I just wanted to point out that my Etsy shop will be closed while I’m away on vacation, from Dec. 5 to 20. So, if you’d like to order books, cards or posters before Christmas, please visit the shop in the next few days. I’ve recently added some new items: cards with a baby nestled in a walnut shell and autographed copies of my board book, Hey, Diddle, Diddle!
Last Saturday, a group of lovely women gathered at Highfield Hall in Falmouth for my felt banner workshop. Lynn and Christy treated the workshop as a destination event. They drove down from Vermont a day ahead and spent the afternoon riding their bicycles on our prized Shining Sea bike path. The next morning, they were eager and ready to go before we officially started at 9:30.
I brought wool felt and other supplies like thread, wire and an alphabet guide. The class was made up of stitchers and quilters who felt very comfortable with a needle and thread. Everyone came with an idea of what kind of banner they wanted to make, so they got right to work. There were holiday signs, a baby banner, a Chinese proverb, a sewing room sign, and one woman made personalized tooth pillows for her nieces. The first challenge was selecting felt and thread colors. Then, I showed them how to form and wrap the wire letters. This is a technique I’ve been developing for some time, but I’ve never explained or demonstrated how to do it.
The wrapping technique can be quite tedious and fussy, but this group picked it up quickly. They didn’t seem frustrated and became engrossed in the process, asking questions along the way.
Lynn wanted to make a wire plant instead of words, so I showed her how to form and wrap branches.
Christy started a cheerful purple Christmas banner, which will include felt holly and other embellishments. The hours passed quickly and by closing time at 4:30, everyone’s project was progressing well, but nothing was completed. I know that Christy is working on hers at home, because she wrote to ask some questions yesterday.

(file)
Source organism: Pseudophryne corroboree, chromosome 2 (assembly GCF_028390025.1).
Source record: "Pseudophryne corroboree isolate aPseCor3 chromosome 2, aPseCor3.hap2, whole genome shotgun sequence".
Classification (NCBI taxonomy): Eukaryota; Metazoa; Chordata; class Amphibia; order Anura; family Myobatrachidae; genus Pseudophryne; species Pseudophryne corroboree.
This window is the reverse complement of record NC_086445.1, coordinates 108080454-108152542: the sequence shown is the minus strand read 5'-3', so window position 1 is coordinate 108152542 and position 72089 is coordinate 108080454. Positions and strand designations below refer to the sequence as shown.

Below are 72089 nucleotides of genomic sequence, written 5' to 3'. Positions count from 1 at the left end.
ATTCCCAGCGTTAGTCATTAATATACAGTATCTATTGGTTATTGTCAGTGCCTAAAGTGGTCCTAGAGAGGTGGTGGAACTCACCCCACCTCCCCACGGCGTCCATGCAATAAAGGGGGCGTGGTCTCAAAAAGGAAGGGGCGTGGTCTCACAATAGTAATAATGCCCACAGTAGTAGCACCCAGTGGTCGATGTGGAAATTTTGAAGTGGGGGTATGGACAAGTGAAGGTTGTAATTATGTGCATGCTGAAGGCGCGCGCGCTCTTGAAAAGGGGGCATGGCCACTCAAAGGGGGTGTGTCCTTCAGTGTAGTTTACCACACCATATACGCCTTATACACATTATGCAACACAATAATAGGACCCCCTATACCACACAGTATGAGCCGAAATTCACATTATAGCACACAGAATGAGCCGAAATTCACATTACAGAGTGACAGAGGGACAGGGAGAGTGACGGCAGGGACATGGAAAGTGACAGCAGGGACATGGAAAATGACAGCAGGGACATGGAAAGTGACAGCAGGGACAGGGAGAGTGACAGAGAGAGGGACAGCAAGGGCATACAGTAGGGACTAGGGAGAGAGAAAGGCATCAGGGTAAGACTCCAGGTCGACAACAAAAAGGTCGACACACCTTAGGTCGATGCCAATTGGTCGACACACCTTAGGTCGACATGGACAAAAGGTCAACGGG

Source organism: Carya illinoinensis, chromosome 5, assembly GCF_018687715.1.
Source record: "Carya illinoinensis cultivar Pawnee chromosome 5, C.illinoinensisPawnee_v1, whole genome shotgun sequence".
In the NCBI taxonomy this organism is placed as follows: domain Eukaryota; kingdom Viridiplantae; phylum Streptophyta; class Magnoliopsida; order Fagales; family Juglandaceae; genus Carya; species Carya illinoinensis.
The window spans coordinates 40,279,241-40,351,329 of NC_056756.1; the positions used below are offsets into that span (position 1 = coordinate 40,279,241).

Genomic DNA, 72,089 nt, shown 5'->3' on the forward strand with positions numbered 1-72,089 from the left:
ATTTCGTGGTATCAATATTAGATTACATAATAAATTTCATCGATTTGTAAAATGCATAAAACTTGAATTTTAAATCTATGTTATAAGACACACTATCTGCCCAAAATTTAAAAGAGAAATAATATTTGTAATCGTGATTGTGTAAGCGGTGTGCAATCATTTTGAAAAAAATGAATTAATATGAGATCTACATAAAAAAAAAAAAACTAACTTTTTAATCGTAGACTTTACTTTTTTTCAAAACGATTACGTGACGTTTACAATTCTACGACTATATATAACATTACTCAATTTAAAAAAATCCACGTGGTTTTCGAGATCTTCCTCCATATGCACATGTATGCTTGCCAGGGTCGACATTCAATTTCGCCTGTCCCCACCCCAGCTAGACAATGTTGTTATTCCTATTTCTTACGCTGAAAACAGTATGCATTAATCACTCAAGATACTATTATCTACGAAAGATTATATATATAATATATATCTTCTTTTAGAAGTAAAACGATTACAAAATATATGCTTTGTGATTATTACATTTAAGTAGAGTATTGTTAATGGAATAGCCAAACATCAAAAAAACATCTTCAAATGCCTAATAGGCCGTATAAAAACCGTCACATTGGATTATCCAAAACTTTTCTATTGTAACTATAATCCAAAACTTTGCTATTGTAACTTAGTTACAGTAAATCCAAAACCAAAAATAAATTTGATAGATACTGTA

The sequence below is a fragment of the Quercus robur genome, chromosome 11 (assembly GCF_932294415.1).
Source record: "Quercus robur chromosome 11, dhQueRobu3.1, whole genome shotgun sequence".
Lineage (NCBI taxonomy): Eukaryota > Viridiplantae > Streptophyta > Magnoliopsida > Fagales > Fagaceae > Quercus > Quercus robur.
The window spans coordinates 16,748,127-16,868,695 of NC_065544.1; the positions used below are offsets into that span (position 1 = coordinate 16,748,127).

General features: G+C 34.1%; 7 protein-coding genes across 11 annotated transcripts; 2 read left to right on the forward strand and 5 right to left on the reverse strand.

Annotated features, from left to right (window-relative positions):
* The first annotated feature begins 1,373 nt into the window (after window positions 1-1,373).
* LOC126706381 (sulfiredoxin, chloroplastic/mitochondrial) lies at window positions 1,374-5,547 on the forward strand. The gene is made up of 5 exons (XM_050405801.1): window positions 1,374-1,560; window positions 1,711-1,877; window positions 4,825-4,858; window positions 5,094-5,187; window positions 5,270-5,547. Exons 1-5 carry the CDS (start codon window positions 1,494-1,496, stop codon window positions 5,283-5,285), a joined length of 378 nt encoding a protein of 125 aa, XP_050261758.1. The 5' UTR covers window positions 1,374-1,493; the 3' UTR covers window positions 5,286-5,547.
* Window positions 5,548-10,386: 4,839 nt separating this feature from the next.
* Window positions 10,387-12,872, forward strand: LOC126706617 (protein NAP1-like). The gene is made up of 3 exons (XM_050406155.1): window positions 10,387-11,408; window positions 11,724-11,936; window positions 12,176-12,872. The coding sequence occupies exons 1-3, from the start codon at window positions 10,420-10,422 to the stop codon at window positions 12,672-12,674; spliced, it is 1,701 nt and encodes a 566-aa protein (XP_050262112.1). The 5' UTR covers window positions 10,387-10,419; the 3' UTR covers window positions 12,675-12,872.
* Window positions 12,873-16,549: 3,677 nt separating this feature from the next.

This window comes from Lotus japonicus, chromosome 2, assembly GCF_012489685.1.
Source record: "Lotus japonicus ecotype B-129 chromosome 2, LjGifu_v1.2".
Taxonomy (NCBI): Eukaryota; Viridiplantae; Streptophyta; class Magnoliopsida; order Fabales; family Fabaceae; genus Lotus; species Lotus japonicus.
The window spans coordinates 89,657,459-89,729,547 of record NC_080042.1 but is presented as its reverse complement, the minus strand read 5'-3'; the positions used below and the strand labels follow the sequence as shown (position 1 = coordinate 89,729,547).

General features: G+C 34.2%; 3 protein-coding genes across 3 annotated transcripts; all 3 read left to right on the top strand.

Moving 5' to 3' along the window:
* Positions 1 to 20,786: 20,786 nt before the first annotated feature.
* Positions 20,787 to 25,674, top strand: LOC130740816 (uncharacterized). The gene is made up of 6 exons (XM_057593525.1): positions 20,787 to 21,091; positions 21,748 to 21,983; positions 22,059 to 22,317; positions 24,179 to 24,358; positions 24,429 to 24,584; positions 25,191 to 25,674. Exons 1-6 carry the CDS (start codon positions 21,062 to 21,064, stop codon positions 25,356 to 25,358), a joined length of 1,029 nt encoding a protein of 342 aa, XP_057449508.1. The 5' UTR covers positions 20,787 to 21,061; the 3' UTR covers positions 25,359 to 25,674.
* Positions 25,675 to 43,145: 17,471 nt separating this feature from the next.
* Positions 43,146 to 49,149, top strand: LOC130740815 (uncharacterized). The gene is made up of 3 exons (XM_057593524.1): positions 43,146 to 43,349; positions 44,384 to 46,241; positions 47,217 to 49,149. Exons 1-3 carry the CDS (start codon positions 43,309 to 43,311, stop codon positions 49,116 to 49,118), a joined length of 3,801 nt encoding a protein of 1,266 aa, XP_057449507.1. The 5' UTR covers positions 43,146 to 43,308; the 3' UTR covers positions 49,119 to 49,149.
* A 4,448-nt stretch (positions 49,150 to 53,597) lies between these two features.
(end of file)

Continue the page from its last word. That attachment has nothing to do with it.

Will I teach any more classes? I’m striving for the right balance between time out in the world and time creating in my studio. With so many projects planned, I hesitate to commit to teaching workshops, especially if it involves travel. I find it difficult to do my artwork if I’m constantly coming and going, preparing and recovering. Teaching at a venue close to home makes the idea sound more manageable, but I still guard my studio time like a mother bear!
Last week, I saw this picture in the fashion section of the Wall Street Journal. The article pointed out a change in women’s business attire, from dark suits, to bright colors and even florals. The peplum jacket reminded me of my wee folk fairies. Not that today’s business women are wearing folksy petal petticoats and fitted, leafy tops. I’m just glad to see that women in the corporate world are showing more confidence in their own individuality. Those pink shoes have got to go, though!
I designed a felt peplum style jacket for my 3 1/2″ Blossom fairies about a dozen years ago. It is the basic pattern used for the fairy’s clothing in my how-to book Felt Wee Folk. This jacket is the usual giveaway that someone has used my patterns in dolls they sell on Etsy. I don’t mind that they make the dolls and use my patterns for their clothing, but I try to keep up with shop owners and ask that they credit me and my book as the inspiration for their creations. Most everyone honors my request and are usually apologetic, when they realize that they didn’t think to credit me in their product descriptions. One woman said that she assumed it was OK to use my designs because my book is so well-known. Well, the book is still being discovered and I hope it will stay in print for years to come. That means that the publisher needs to see a consistent demand for the book.
I’m not making dolls to sell myself and am happy that people are having such fun making them. The Bayberry Fairy below is included in my new Blossom Fairy Poster, which is available in my Etsy Shop. Want your poster autographed? Just mention it on your order.
A whole swarm of Blossom Fairies are gathered together in my newest 18″ x 24″ poster, which is listed in my Etsy Shop. I’ll be glad to autograph any of the posters–just mention it on your order. There’s Blueberry, Black-Eyed-Susan, Aster, and Porcelain Berry, along with 12 other fairies dressed in petal petticoats. About a dozen years ago, I went on a fairy-making binge, designing all kinds of wee characters to go with different flowers and berries in season. I carried them in a basket, searching around the neighborhood for the best natural spots to take their pictures. Hazy days were best for photography, because there were less harsh shadows on their delicate fairy faces.